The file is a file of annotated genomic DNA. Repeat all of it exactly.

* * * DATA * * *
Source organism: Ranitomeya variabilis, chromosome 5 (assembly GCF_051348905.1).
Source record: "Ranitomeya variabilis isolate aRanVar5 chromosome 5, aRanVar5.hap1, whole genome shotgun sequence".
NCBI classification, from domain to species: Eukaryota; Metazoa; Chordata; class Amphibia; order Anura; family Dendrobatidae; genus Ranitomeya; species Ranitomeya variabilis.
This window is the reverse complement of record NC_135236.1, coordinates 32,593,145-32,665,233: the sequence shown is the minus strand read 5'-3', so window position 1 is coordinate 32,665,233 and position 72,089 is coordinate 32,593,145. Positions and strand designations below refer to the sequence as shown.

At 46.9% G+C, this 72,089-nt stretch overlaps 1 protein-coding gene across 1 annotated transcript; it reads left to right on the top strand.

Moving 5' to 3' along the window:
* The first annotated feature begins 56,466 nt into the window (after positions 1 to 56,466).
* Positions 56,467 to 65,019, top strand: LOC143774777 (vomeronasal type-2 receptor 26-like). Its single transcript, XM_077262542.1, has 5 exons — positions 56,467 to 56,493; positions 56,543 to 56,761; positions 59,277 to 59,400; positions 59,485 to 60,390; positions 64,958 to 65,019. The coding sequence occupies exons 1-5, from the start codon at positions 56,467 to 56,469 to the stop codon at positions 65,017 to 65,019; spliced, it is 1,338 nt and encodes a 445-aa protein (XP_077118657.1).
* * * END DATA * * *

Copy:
Source organism: Ranitomeya variabilis, chromosome 5 (assembly GCF_051348905.1).
Source record: "Ranitomeya variabilis isolate aRanVar5 chromosome 5, aRanVar5.hap1, whole genome shotgun sequence".
NCBI classification, from domain to species: Eukaryota; Metazoa; Chordata; class Amphibia; order Anura; family Dendrobatidae; genus Ranitomeya; species Ranitomeya variabilis.
This window is the reverse complement of record NC_135236.1, coordinates 32,593,145-32,665,233: the sequence shown is the minus strand read 5'-3', so window position 1 is coordinate 32,665,233 and position 72,089 is coordinate 32,593,145. Positions and strand designations below refer to the sequence as shown.

At 46.9% G+C, this 72,089-nt stretch overlaps 1 protein-coding gene across 1 annotated transcript; it reads left to right on the top strand.

Moving 5' to 3' along the window:
* The first annotated feature begins 56,466 nt into the window (after positions 1 to 56,466).
* Positions 56,467 to 65,019, top strand: LOC143774777 (vomeronasal type-2 receptor 26-like). Its single transcript, XM_077262542.1, has 5 exons — positions 56,467 to 56,493; positions 56,543 to 56,761; positions 59,277 to 59,400; positions 59,485 to 60,390; positions 64,958 to 65,019. The coding sequence occupies exons 1-5, from the start codon at positions 56,467 to 56,469 to the stop codon at positions 65,017 to 65,019; spliced, it is 1,338 nt and encodes a 445-aa protein (XP_077118657.1).